Global brands with operations in the country have also frequently come under fire by human rights organizations championing the rights of workers who endure poor wages and dangerous working conditions.

Driven by both government initiatives and technology, the sector has been slowly reinventing itself.

How the Rana Plaza collapse changed everything

The turning point came in 2013, after tragedy struck the town of Savar, a 30-kilometer drive from Dhaka, where the eight-story Rana Plaza garment factory collapsed due to structural issues. More than 1,100 people lost their lives, while another 2,500 workers were seriously injured.

The Rana Plaza collapse

Bangladesh’s worst modern-day industrial disaster put its garment industry in the global spotlight and brought it to a standstill.

To protect its US$30.61 billion ready-made garment industry, the government moved swiftly. It roped in over 180 global retailers, importers and trade unions to draw up the Accord on Fire and Building Safety in Bangladesh (Accord) — a five-year plan to improve working conditions in garment factories across the country.

Six years on, the safety body has inspected over 2,000 factories, while helping to remedy workplace hazards that range from poor building structures to toxic emissions, as well as overcrowded working conditions.

Perhaps the best outcome of the five-year plan was the introduction of employee-initiated watchdog programs, which have empowered workers to blow the whistle on negligence and hold factory owners accountable.

For Rob Wayss, executive director of Accord, things are looking up for Bangladesh’s clothing industry in terms of safety. “I think right now, of the developing countries with a ready-made garment sector, Bangladesh is the safest,” he said, in a 2018 interview with The Guardian.

Still, these efforts to improve safety so far could come to naught if the Bangladesh government insists on halting the operations of Accord after failed negotiations.

The apparel industry is the backbone of the country’s economy, making up almost 12.36 percent of its total GDP.

Dangerous working conditions aside, low wages have also been a major factor that has stirred unrest among garment workers in the country.

Most of the workers’ feedback go unheard because of the fear of reprisals and intimidation against union members, who are often seen as threats by business owners.

Frustrations boiled over when the government announced an unsatisfactory minimum-wage hike in January 2019 — up to 50,000 garment workers took part in demonstrations that turned violent, leaving one dead, 50 injured and causing more than 5,000 workers to lose their jobs.

Grand ambitions

Despite the negative press and the issues plaguing Bangladesh’s dominant garment industry, the country is still flourishing.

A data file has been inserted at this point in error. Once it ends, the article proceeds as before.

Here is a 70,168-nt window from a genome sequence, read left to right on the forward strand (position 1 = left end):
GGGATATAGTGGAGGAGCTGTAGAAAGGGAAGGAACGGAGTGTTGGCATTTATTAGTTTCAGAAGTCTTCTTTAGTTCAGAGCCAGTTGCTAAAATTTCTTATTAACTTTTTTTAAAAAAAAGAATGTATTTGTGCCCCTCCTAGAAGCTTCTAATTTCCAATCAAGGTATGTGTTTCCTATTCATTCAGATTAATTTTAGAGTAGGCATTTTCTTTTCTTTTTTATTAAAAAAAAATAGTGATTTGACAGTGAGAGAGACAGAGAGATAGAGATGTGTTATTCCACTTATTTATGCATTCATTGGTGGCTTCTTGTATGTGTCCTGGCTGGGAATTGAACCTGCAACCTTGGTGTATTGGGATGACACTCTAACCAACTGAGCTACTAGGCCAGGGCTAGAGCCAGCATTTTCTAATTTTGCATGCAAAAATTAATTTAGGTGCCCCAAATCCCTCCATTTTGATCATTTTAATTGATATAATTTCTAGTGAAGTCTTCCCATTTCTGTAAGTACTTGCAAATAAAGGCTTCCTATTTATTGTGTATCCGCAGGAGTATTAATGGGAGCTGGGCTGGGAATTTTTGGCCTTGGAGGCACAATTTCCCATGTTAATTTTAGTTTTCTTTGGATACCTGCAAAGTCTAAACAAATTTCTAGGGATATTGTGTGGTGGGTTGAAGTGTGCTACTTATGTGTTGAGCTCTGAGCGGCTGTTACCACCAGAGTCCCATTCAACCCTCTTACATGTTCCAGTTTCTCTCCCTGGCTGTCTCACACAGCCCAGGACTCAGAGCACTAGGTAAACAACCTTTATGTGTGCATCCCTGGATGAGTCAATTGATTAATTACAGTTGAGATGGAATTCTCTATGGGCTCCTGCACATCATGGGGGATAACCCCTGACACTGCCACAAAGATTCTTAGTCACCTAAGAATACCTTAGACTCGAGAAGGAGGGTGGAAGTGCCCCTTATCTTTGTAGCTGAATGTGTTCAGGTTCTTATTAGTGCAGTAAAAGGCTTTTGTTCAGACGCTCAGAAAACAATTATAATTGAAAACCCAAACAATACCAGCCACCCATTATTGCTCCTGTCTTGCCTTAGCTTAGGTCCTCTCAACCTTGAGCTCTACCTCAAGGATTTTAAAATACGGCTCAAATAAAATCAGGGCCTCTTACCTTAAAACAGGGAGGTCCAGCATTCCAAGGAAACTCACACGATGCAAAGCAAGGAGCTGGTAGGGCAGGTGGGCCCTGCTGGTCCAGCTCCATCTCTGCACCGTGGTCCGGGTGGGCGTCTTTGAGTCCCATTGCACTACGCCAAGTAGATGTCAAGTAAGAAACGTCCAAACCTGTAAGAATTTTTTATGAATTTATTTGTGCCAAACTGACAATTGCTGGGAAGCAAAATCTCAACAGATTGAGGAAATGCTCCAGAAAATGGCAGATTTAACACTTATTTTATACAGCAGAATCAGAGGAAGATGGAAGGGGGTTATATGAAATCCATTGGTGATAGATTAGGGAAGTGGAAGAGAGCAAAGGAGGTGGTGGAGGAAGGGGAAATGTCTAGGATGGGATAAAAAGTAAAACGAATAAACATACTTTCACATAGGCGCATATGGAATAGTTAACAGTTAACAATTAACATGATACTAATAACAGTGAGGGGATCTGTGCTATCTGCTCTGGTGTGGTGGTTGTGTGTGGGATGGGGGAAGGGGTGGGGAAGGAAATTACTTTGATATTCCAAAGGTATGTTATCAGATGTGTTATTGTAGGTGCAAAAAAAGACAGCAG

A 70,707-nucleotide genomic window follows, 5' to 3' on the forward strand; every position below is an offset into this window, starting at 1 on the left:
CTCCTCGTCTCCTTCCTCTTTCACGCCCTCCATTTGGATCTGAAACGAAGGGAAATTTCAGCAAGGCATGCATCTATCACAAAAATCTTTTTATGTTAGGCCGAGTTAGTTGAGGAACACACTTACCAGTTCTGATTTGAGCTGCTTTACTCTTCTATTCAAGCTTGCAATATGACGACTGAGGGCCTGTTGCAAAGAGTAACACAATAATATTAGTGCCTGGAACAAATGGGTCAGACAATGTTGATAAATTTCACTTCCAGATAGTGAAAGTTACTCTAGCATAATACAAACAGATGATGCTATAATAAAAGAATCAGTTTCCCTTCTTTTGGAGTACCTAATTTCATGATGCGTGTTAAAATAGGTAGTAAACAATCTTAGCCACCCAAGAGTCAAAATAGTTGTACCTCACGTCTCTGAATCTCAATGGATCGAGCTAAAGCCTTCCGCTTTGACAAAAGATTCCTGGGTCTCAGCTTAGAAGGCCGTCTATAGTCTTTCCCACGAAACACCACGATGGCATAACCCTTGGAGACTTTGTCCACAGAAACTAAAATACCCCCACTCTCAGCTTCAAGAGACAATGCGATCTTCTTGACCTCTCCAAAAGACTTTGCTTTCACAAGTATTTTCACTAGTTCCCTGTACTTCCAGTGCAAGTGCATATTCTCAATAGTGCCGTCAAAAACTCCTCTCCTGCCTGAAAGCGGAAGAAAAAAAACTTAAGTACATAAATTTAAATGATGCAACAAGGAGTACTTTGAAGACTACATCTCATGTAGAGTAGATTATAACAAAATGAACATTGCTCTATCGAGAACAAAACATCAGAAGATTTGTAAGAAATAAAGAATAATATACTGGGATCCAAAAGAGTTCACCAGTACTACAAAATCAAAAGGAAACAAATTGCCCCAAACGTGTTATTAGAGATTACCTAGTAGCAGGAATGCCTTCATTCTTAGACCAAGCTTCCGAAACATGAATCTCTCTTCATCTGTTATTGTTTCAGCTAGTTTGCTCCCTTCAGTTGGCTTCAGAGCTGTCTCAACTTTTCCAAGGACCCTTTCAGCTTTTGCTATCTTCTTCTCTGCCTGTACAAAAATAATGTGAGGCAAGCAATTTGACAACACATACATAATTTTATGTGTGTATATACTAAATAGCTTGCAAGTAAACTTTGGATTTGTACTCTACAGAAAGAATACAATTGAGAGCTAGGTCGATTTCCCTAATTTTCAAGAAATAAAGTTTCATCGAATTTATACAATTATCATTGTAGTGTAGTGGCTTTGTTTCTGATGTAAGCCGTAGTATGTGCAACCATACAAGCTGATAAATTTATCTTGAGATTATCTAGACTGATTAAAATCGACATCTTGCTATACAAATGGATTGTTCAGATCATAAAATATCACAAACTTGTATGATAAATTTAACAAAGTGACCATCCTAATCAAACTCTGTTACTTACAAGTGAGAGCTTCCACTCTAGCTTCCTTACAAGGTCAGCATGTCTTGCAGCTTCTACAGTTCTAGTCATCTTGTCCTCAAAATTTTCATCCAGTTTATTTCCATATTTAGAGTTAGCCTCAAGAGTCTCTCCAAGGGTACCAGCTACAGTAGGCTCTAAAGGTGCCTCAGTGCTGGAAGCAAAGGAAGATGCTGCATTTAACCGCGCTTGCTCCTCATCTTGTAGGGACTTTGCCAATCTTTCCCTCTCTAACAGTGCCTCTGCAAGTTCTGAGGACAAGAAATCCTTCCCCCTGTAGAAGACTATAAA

As an economy that is largely powered by textile and garment exports, Bangladesh celebrated a historic moment in 2018 when it achieved the status of “developing country” from “least developed country”.

The South Asian nation has set an ambitious goal for its next phase of growth: to reach upper-middle-income country status by 2021, to be led by a nationwide push in manufacturing.

In line with this, it has also set a target for apparel exports to hit US$50 billion by 2021. So far, the signs have been encouraging.

On the whole, exports have soared by an average annual rate of 15 to 17 percent in recent years to reach a record US$36.7 billion for the year through June 2018.

Further growth in the apparel industry would unlock more opportunities in logistics, as Bangladesh continues to export to retailers all across the world.

RELATED ARTICLES


DHL Global Connectedness Index 2018
A detailed analysis of globalization, measured by international flows of trade, capital, information and people

Apparels made up 90 percent of the business’ total exports from Bangladesh in 2018, according to Fabian Rybka, Cluster Head, DHL Global Forwarding Bangladesh and Sri Lanka.

“The growth of the export industry, despite a slowdown in many neighboring states, bodes well for Bangladesh’s economy in general,” said Rybka. “Bangladesh has continued to remain extremely competitive in the international market, exporting quality products at inexpensive prices.”

For Bangladesh to continue as a manufacturing powerhouse, however, it needs to rely on the support from other countries and the major global brands investing in the country.

Pressing reforms are therefore essential to ironing out the welfare of the country’s garment workers. Only then can Bangladesh fashion the future of its apparel industry into one that is not only profitable, but also ethical and responsible.